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With the invention of the telephone and telegraph, it was no longer necessary to have an office attached to its manufacturing site. Instead, the business office could be located in a town or city which offered immediate access to legal and banking services. If and when office equipment broke down, there was a pool of repair shops and technicians close by.

The 19th century also saw the creation of schools to train men and women to be typist, telegraphers, and telephone operators.

The revolution was not only technical; it was also social. For women, especially, working in an office was viewed as a great deal more respectable than working in a factory – or even as a domestic. By the end of the century, automobiles, while still an oddity and only for the well-to-do, were not longer a once-in-a-lifetime object.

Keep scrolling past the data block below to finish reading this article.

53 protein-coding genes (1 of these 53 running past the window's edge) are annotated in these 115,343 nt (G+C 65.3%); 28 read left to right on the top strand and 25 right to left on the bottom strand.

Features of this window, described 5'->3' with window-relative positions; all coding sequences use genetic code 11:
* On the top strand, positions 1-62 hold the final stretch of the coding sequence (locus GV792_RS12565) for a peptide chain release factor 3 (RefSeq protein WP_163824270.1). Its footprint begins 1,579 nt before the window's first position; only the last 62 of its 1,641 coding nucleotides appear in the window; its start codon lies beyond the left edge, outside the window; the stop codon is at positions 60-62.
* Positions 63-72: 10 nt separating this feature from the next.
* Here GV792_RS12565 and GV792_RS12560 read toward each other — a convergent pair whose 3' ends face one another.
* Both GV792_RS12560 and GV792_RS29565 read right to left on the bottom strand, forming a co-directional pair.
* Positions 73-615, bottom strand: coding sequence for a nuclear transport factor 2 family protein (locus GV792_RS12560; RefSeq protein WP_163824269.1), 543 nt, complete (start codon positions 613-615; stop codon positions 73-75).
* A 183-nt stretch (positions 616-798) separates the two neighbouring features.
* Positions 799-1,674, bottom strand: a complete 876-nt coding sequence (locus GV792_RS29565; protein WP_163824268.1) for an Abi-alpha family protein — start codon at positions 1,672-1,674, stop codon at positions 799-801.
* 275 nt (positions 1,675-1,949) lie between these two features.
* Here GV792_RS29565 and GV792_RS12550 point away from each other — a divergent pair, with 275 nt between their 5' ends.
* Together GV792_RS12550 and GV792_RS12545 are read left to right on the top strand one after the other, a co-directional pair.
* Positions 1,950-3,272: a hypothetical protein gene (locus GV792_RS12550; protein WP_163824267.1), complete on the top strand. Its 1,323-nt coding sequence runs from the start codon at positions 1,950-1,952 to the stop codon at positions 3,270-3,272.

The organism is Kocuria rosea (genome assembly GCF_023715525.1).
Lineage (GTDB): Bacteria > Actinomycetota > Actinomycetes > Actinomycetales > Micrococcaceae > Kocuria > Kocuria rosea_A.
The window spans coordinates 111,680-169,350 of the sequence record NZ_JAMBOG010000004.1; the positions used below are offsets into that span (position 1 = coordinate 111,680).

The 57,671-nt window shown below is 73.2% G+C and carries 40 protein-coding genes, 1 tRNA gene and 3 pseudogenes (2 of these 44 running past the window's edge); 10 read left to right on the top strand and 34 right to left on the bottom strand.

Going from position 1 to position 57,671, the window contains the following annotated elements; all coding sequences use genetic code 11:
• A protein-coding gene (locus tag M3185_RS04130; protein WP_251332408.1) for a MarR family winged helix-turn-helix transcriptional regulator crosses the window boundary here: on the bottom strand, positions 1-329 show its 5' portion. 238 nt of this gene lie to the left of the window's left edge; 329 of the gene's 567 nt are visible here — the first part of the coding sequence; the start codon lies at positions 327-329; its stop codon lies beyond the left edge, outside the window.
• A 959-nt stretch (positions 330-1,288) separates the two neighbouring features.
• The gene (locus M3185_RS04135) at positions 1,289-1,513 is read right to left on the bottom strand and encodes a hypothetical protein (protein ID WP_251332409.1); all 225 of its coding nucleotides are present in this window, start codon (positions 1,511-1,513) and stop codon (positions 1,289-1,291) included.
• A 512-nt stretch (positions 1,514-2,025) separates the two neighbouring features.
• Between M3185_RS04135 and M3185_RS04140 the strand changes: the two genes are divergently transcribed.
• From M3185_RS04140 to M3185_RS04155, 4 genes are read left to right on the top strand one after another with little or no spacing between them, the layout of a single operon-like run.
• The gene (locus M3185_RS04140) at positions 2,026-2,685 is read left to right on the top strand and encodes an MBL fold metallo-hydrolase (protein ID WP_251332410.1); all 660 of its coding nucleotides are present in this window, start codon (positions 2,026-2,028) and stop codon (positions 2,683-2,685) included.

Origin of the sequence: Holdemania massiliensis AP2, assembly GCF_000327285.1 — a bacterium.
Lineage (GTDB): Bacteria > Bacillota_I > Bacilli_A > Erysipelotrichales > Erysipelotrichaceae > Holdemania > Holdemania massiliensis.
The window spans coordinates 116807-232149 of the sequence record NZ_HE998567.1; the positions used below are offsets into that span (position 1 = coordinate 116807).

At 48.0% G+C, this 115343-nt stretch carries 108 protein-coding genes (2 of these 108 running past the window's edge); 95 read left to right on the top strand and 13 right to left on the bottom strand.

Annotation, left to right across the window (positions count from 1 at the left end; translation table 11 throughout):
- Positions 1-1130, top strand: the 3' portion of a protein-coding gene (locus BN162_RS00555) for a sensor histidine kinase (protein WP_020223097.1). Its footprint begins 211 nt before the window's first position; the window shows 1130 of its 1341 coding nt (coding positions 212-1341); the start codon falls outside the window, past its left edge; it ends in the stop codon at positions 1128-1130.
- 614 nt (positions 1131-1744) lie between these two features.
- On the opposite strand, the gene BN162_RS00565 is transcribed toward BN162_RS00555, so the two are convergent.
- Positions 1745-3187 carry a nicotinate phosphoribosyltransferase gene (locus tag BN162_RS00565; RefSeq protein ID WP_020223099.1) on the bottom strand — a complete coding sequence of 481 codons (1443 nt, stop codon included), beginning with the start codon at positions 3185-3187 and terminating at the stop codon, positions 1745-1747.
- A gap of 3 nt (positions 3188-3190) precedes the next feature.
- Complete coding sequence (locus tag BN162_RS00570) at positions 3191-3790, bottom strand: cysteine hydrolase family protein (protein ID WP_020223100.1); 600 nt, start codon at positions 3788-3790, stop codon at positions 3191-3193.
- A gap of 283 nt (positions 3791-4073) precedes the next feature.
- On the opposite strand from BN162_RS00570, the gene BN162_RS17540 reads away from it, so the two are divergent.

In addition to typewriters, everyday tools in a business setting included carbon paper, onion skin (very thin paper for making multiple copies, foolscap, cheap legal pads (made from substandard paper scraps called sortings), fountain pens, and blotters—each of which gave rise to many profitable secondary industries. Even the lowly paper clip had its place.


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